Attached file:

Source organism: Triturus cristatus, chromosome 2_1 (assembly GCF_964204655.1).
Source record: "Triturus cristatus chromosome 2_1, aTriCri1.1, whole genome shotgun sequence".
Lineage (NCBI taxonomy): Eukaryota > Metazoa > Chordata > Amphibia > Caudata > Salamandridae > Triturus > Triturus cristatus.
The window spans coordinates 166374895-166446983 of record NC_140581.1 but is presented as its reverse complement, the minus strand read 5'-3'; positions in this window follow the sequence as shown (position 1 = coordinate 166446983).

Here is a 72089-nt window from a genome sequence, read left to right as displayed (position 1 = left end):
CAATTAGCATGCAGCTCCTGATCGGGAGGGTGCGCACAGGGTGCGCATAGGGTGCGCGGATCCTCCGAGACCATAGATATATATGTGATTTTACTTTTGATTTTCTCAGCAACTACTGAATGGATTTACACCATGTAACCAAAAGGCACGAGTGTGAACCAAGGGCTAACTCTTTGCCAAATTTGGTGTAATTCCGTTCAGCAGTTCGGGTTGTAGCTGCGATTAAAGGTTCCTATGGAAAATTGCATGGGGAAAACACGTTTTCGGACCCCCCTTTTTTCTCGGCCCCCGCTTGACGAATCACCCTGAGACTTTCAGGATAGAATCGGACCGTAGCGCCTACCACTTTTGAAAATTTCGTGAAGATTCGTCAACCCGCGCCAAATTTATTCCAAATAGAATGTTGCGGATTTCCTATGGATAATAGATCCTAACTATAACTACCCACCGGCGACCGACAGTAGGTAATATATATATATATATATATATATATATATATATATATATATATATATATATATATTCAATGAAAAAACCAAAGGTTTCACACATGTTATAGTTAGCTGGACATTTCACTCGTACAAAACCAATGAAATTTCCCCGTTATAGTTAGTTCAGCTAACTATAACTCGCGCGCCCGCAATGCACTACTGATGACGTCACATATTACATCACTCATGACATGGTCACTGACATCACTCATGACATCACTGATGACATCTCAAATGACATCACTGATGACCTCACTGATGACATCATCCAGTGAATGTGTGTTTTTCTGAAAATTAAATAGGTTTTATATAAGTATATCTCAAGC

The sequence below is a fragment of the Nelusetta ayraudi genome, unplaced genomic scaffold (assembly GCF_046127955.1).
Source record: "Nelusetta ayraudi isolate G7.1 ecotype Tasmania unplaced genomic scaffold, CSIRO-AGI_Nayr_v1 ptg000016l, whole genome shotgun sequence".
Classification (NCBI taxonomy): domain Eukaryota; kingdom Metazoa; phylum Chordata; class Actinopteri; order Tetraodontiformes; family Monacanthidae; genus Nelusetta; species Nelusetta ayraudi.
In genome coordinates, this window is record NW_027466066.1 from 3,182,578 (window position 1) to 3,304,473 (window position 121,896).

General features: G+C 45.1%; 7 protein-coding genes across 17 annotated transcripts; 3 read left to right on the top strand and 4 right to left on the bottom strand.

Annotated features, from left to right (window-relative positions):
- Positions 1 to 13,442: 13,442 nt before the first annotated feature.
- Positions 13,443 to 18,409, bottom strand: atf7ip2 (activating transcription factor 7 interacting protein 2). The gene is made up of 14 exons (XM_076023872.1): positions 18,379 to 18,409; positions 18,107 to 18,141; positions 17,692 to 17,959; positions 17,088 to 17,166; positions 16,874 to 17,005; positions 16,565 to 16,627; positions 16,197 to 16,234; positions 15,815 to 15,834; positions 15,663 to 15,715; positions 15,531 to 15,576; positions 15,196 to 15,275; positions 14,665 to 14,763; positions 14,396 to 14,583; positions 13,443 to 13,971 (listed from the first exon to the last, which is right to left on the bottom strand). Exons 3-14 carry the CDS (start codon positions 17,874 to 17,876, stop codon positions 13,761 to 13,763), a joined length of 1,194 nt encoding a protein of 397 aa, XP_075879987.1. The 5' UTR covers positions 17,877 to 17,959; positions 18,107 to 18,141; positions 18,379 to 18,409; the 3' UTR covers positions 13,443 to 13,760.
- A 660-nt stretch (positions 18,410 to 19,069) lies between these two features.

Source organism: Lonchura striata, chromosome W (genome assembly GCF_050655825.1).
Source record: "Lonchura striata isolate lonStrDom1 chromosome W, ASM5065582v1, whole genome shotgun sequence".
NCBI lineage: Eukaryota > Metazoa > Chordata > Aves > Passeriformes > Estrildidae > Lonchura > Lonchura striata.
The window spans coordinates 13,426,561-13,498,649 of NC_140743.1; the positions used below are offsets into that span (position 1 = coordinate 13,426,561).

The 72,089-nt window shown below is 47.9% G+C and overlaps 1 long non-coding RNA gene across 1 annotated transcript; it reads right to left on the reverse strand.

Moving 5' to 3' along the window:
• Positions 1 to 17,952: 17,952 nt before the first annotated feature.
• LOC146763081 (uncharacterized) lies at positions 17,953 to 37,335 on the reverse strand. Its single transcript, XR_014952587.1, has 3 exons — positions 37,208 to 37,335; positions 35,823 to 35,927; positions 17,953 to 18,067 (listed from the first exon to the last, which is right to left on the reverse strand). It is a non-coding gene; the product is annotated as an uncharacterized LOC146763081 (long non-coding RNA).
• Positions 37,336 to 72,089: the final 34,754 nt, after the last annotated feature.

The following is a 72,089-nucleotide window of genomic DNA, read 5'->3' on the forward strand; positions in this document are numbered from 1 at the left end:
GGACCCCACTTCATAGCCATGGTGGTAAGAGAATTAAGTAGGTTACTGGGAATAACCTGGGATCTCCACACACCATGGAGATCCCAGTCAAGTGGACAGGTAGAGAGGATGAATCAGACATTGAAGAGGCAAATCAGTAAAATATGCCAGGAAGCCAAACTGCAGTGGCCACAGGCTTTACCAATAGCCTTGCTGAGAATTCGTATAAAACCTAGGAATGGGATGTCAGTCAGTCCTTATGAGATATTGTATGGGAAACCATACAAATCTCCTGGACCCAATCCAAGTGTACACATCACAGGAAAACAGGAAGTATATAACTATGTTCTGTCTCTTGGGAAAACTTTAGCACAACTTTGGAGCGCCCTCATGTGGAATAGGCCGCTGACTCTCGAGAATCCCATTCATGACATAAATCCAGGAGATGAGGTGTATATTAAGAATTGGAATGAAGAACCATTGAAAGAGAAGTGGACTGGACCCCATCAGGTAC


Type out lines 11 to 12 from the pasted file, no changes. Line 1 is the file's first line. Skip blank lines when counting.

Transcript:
General features: G+C 45.1%; 7 protein-coding genes across 17 annotated transcripts; 3 read left to right on the top strand and 4 right to left on the bottom strand.

Annotated features, from left to right (window-relative positions):